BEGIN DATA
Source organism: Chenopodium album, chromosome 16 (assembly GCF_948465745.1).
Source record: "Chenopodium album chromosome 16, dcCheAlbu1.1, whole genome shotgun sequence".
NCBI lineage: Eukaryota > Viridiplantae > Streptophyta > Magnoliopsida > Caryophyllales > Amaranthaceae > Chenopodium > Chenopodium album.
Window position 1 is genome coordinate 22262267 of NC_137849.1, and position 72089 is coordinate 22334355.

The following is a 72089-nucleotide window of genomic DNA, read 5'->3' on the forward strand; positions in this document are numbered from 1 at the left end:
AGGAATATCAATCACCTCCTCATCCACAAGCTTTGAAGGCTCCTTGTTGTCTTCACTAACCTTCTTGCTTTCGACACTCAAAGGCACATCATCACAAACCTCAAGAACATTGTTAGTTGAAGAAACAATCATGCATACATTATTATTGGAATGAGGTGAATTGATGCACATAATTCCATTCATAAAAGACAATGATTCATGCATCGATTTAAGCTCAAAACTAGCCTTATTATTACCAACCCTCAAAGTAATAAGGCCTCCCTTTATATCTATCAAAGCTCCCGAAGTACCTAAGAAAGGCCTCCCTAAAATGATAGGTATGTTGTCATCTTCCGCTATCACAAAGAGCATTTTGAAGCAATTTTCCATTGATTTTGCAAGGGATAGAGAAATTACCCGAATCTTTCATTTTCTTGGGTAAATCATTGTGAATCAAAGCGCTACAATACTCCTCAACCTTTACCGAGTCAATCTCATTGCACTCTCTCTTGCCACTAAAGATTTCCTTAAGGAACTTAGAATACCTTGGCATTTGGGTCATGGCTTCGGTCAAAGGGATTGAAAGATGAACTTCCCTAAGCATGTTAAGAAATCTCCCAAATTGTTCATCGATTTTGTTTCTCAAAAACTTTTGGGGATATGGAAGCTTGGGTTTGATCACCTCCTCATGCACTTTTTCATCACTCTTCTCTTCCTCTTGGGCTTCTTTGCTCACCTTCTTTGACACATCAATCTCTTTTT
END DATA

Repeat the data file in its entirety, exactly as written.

Source organism: Chenopodium album, chromosome 16 (assembly GCF_948465745.1).
Source record: "Chenopodium album chromosome 16, dcCheAlbu1.1, whole genome shotgun sequence".
NCBI lineage: Eukaryota > Viridiplantae > Streptophyta > Magnoliopsida > Caryophyllales > Amaranthaceae > Chenopodium > Chenopodium album.
Window position 1 is genome coordinate 22262267 of NC_137849.1, and position 72089 is coordinate 22334355.

The following is a 72089-nucleotide window of genomic DNA, read 5'->3' on the forward strand; positions in this document are numbered from 1 at the left end:
AGGAATATCAATCACCTCCTCATCCACAAGCTTTGAAGGCTCCTTGTTGTCTTCACTAACCTTCTTGCTTTCGACACTCAAAGGCACATCATCACAAACCTCAAGAACATTGTTAGTTGAAGAAACAATCATGCATACATTATTATTGGAATGAGGTGAATTGATGCACATAATTCCATTCATAAAAGACAATGATTCATGCATCGATTTAAGCTCAAAACTAGCCTTATTATTACCAACCCTCAAAGTAATAAGGCCTCCCTTTATATCTATCAAAGCTCCCGAAGTACCTAAGAAAGGCCTCCCTAAAATGATAGGTATGTTGTCATCTTCCGCTATCACAAAGAGCATTTTGAAGCAATTTTCCATTGATTTTGCAAGGGATAGAGAAATTACCCGAATCTTTCATTTTCTTGGGTAAATCATTGTGAATCAAAGCGCTACAATACTCCTCAACCTTTACCGAGTCAATCTCATTGCACTCTCTCTTGCCACTAAAGATTTCCTTAAGGAACTTAGAATACCTTGGCATTTGGGTCATGGCTTCGGTCAAAGGGATTGAAAGATGAACTTCCCTAAGCATGTTAAGAAATCTCCCAAATTGTTCATCGATTTTGTTTCTCAAAAACTTTTGGGGATATGGAAGCTTGGGTTTGATCACCTCCTCATGCACTTTTTCATCACTCTTCTCTTCCTCTTGGGCTTCTTTGCTCACCTTCTTTGACACATCAATCTCTTTTT